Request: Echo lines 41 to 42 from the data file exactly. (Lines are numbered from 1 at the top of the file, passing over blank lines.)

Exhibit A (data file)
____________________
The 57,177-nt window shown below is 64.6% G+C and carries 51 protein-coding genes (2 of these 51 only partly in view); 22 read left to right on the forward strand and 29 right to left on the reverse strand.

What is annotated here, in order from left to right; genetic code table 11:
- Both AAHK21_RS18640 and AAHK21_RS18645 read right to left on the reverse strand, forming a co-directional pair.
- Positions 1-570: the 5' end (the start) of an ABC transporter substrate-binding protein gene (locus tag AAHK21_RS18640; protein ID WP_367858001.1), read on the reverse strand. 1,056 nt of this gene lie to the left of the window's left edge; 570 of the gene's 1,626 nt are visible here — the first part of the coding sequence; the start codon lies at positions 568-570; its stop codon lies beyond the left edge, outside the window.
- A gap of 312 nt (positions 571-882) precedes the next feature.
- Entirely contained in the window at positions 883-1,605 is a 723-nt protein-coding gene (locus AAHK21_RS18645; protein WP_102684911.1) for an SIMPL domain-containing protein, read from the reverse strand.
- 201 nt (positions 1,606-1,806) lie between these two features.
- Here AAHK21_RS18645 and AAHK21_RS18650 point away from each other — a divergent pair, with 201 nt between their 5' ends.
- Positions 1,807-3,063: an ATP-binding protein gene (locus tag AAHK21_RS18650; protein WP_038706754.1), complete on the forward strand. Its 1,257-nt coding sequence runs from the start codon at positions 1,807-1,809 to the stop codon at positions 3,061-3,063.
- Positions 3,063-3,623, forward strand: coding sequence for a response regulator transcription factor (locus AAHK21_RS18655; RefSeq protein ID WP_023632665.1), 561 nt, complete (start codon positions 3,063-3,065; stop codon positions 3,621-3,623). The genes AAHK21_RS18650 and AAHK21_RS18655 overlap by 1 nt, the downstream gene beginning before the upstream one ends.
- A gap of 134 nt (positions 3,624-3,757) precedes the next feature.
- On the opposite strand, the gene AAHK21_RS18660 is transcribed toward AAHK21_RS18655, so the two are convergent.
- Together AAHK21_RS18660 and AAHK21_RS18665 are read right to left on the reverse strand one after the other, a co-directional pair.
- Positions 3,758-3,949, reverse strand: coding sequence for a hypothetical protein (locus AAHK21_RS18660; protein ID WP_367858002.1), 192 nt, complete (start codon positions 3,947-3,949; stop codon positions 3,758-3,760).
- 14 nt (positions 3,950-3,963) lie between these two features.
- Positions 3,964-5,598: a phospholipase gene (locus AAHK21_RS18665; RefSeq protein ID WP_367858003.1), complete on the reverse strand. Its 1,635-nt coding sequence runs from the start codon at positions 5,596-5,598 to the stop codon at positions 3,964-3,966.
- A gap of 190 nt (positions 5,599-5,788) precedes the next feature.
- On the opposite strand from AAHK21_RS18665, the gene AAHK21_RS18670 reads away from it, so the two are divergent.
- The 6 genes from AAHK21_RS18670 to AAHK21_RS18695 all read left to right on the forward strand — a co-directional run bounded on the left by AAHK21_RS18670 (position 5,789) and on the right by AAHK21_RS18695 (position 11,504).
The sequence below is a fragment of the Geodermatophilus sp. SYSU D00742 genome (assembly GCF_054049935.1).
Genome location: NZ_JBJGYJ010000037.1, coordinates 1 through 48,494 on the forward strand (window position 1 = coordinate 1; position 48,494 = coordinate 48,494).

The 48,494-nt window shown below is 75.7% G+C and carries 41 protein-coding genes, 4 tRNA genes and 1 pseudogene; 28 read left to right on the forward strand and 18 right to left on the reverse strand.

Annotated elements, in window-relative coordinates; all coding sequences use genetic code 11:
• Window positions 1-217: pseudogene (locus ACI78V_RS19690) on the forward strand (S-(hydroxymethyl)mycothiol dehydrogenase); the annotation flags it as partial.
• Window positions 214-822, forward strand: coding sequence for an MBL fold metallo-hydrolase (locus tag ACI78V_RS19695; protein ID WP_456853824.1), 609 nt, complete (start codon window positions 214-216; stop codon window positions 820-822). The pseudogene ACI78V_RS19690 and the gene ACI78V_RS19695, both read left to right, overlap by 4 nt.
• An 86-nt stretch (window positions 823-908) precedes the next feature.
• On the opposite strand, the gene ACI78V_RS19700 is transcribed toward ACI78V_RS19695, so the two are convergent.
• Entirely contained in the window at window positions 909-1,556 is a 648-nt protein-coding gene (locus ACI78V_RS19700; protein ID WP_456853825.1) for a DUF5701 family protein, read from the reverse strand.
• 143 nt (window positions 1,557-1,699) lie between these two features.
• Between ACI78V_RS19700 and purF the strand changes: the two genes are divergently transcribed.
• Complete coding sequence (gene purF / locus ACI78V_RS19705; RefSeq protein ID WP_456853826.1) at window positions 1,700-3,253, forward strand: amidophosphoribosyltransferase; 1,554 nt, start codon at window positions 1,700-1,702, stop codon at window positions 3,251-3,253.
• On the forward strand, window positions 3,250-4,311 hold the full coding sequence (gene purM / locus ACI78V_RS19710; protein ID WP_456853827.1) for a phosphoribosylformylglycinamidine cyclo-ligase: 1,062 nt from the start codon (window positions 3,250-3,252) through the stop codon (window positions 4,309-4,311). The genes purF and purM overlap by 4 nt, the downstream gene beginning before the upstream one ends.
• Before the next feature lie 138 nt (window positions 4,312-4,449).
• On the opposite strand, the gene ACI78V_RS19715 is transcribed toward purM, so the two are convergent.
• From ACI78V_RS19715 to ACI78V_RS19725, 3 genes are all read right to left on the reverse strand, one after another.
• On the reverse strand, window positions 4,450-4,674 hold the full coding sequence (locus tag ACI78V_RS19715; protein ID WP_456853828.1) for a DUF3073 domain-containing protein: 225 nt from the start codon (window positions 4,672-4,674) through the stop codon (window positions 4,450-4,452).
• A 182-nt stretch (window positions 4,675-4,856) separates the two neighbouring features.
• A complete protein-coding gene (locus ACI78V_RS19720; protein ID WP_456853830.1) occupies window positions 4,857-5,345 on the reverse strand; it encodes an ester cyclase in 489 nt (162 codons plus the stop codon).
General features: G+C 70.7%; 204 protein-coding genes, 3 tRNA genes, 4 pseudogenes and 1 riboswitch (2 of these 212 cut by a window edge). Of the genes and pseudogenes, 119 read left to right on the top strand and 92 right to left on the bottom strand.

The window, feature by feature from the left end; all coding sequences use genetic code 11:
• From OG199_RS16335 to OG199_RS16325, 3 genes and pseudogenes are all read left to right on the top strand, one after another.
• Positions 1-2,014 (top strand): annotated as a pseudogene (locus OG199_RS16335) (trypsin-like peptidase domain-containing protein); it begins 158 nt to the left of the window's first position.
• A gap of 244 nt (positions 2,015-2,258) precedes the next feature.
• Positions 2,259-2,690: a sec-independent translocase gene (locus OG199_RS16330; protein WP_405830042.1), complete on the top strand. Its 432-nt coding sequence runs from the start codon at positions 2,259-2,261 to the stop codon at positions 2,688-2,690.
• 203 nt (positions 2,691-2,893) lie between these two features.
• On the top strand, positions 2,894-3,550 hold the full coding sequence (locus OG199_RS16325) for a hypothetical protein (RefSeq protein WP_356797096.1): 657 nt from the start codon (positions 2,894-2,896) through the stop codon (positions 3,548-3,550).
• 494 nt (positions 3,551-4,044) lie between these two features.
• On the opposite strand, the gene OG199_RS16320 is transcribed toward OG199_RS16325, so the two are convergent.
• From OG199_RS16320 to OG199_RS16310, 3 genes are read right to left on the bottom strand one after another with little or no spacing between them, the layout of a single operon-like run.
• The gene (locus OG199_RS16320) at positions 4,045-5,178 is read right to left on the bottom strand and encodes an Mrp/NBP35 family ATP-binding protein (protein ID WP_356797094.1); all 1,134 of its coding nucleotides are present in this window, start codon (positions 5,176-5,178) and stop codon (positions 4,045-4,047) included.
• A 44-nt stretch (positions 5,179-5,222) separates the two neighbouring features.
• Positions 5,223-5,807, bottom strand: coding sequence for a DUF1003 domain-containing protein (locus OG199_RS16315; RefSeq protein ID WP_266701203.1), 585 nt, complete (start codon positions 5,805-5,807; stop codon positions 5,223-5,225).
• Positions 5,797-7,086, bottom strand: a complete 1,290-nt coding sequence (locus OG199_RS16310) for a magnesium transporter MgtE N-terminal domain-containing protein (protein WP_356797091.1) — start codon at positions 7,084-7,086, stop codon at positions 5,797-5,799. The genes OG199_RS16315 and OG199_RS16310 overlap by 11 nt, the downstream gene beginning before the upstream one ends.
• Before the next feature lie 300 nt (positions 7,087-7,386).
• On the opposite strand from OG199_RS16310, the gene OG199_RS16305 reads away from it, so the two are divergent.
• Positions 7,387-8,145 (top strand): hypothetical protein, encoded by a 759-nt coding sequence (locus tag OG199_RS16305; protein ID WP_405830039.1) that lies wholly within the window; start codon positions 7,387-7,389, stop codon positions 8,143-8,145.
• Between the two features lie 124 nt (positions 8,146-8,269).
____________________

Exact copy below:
• From OG199_RS16335 to OG199_RS16325, 3 genes and pseudogenes are all read left to right on the top strand, one after another.
• Positions 1-2,014 (top strand): annotated as a pseudogene (locus OG199_RS16335) (trypsin-like peptidase domain-containing protein); it begins 158 nt to the left of the window's first position.